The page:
As we see, the new Atom D510 processor turned out just a little bit faster than Atom 330 used in the previous generation ION platform. And the major reason for this advantage is obviously 66 MHz higher clock frequency. As for microarchitectural improvements, Pineview doesn’t have any, which is exactly what we see on the diagrams.

Things get more interesting in the memory subsystem test. Although the new ION2 platform uses only a single-channel memory controller, its memory subsystem bandwidth is higher than that of the previous-generation ION with a dual-channel DDR2 SDRAM controller. But there is a very logical explanation to all of this: Atom 330 based systems used 533 MHz FSB bus that created a major bottleneck on route between the CPU and the memory. Now the memory controller is inside the processor, so there is no need for any additional bus. As a result, cutting the number of memory channels in half didn’t do the system any harm. Only the practical memory latency may have become a little worse.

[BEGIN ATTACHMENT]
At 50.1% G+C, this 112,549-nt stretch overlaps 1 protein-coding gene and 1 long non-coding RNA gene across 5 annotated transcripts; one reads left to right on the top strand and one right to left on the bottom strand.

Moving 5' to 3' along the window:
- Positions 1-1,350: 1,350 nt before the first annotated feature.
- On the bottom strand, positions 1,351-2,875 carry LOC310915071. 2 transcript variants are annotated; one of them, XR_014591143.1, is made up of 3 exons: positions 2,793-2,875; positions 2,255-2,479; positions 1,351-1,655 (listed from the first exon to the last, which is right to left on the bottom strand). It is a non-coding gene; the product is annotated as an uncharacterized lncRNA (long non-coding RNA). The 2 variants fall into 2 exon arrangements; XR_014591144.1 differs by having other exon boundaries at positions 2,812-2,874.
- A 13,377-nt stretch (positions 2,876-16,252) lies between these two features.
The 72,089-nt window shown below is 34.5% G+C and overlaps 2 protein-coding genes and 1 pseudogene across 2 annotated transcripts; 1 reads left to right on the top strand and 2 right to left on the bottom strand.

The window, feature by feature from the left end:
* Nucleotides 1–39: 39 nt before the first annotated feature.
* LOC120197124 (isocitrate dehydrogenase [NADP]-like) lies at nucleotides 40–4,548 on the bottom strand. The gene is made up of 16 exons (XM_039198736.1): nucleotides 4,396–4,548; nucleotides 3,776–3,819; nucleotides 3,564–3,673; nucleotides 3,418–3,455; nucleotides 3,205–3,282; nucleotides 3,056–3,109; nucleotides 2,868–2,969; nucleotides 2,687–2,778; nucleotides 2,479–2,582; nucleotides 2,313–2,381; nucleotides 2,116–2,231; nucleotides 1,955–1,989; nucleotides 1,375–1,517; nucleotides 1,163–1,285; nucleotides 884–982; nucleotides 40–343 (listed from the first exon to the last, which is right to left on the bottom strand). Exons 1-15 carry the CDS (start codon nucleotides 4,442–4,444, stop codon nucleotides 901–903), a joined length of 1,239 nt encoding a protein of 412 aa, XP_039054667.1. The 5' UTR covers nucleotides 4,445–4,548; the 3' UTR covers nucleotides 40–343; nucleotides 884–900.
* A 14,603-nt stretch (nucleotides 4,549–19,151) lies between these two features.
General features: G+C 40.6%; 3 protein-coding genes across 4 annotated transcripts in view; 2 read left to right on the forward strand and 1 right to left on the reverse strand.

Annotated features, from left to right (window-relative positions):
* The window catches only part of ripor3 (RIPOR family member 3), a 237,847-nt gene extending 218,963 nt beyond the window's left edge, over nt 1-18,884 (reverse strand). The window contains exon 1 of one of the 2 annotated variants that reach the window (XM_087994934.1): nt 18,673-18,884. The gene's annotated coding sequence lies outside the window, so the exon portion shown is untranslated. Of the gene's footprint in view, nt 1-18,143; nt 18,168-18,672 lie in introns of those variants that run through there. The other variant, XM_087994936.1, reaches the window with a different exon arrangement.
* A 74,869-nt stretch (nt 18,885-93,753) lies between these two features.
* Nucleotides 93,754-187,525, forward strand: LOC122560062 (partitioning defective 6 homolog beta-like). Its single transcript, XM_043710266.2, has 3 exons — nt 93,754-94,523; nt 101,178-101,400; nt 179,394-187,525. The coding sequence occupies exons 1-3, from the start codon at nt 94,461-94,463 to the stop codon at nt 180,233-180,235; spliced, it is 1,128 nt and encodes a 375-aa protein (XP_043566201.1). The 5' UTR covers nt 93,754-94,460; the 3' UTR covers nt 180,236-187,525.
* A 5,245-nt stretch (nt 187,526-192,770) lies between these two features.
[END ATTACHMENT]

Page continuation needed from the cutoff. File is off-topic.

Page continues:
General Performance

A slight performance improvement in the previous-generation Intel Atom processors resulted into a slight improvement in the ION2 performance in general-purpose applications. Most non-3D apps used for home and office needs do not use the graphics controller in any way, sow e can’t feel the power of the new Ion2 platform in any of them, really. Moreover, if this is your primary usage model, it makes absolutely no sense to go for Ion2 at all, because you can get the same performance from the regular Intel Pine Trail platform, with the graphics controller built into the CPU.

3D Performance

According to the popular 3DMark Vantage graphics test, ION2 graphics has become 1.5 times faster than it used to be in ION. In fact, this is the result of the graphics core speeding up and using its own proprietary video memory.

However, the increase in graphics core performance doesn’t mean that ION2 may be considered a decent entry-level gaming platform. Back during our ION platform tests, we concluded that Atom-based systems couldn’t become fully-functional gaming platforms, but not because of insufficient graphics performance, but because of extremely limited CPU capacity. The new Atom D510 used in ION2 platform is a little better than its predecessor in this respect. Here are the results obtained in our gaming tests:

More or less contemporary games, like Far Cry 2, work really poorly on ION2 even when the image quality settings are at the minimum.